Thursday, March 31, 2011

Silver Springs -- Nature's Theme Park

I was staying at the Days Inn across the street from the entrance to Silver Springs and was curious what the park was. A few years back, I had been on a kayak program that had paddled up the Silver River so I'd seen the springs and the wonderful  landscaping and the smiling people on shore, but didn't know anything about this attraction. I checked their website which exclaimed: "There are plenty of rides and attractions that will make you laugh, fill you with wonder, and provide a glimpse into what life was like here more than 10,000 years ago," so I decided to spend my free afternoon there.

It is designed as a place for families and I was solo, but I still enjoyed the afternoon, especially the scenery from the three different glass-bottom boat rides, though only the boat that leaves the main dock concentrates on the actual springs and the underwater views. Silver Springs is a magnitude 1 spring that pumps out 550 million gallons of sparkling-clear water every day, enough to supply the entire city of New York.  Silver Springs’ popularity flourished after Hullam Jones invented the glass bottom boat here in 1878.  By installing a glass viewing box on the flat bottom of a dugout canoe, he created a window to this underwater world teeming with fish, turtles, crustaceans, fossils, and several sunken vessels. Of course the boats are improved now as seen here (and all are propelled by electric motors)...

The "Lost River Voyage" cruise leaves from a dock built next to the shack (photo below)  used by Lloyd Bridges in his "Sea Hunt" television series which filmed over 100 episodes here from 1958-1961. In fact, dozens of movies, television episodes, documentaries, and commercials have been filmed here including six of the original Johnny Weissmuller "Tarzan" movies, two James Bond films, and the TV show "I Spy." (All are listed by year on their website.)

Colonel Tooey, a concessionaire who operated the Jungle Cruise boat ride (now Fort King Cruise), established a troop of wild rhesus monkeys on an island in the Silver River to lend authenticity to his jungle cruise, but he didn't do his homework because the rhesus monkeys were excellent swimmers and they quickly escaped forming wild troops along the river, and I saw a number of their offspring when I kayaked the river and got this shot.    Their numbers had reached a high of 1600 so the Ocala National Forest set up feeding stations with food augmented with birth control, and the numbers now are estimated around 400 monkeys.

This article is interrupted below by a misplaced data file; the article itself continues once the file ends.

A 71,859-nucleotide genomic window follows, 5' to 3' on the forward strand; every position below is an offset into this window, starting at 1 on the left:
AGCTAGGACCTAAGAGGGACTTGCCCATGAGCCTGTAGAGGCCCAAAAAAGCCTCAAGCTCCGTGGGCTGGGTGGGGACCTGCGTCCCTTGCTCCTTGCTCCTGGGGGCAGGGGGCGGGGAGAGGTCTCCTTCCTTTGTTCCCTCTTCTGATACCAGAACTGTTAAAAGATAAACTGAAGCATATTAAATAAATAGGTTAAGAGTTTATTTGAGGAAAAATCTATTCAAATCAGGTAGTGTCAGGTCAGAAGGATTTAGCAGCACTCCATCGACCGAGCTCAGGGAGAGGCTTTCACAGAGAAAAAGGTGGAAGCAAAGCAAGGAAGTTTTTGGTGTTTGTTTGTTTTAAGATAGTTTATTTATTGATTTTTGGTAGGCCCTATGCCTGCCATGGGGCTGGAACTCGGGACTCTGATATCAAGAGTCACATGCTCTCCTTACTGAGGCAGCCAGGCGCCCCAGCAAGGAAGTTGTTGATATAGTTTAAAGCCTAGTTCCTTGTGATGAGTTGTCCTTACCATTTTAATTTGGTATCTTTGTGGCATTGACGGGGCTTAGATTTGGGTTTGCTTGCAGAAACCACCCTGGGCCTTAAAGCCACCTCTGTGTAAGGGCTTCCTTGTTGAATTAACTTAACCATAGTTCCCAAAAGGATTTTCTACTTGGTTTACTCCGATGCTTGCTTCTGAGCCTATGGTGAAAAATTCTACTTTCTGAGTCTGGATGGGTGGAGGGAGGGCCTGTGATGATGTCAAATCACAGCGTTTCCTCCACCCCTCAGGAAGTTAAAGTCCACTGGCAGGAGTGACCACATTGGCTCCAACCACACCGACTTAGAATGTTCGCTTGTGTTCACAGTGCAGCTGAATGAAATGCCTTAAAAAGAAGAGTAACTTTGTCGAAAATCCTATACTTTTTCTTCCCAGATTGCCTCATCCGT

This cruise used to feature exotic animals but they were sold off some years back and now the shore has historical replicas showing Silver Springs’ history including an archaeological dig site, a Seminole Indian village, the 1830s Fort King Army stockade, a late 1880s riverboat dock and train depot, and an authentic Florida pioneer “Cracker” homestead.

Owners of this park over the years included American Broadcasting Company which added 3,900 acres of surrounding land, but in 1993 it was sold to the state of Florida and since then a string of private companies have been managing the park under a long-term lease agreement.

In 1972 Silver Springs was declared a registered Natural Landmark by the United States Department of the Interior and the National Park Service and in 1973 Silver Springs began a Wildlife Rehabilitation Program designed to rescue and rehabilitate animals injured in the wild. The park abuts the Ocala National Forest's 383,000 acres.

In addition to the magnificent scenery of the river and the beautiful landscaping of Silver Springs’  botanical gardens that  feature more than 138 varieties of native and exotic plants, my favorite aspect was the animal collection, including a number of seldom seen critters such as this East African Crowned Crane...

...and  the rare White Alligator (they have two of them) among the rarest reptiles in the world. Known as the "Swamp Ghost", these eerie and fascinating creatures are a natural phenomenon devoid of color pigment yet protected from the sun.  Legend has it that those who gaze into the pink eyes of the white alligator will be blessed with good luck for the coming year and prosperity will surely follow.

One of my favorites was seen from the jeep-tram "Safari" ride.  She is a Belted Galloway Cow named "Oreo" for obvious reasons...

Big Gator Lagoon is a one-acre cypress swamp habitat featuring more than three dozen of Florida’s largest alligators, most 11 to 13 feet in length! Guests observe these large reptiles from the safety of an elevated boardwalk and many photographs were being snapped of them during my visit!

The "World of Bears" features a number of black bears as well as three Kodiak brown bears, earth's largest land carnivore...

Other critters included llamas, rheas, emus, marmosets, giraffes, numerous types of crocodiles, turtles and tortoises,  cougars,  Florida panthers, flamingos, and many more I can't recall.

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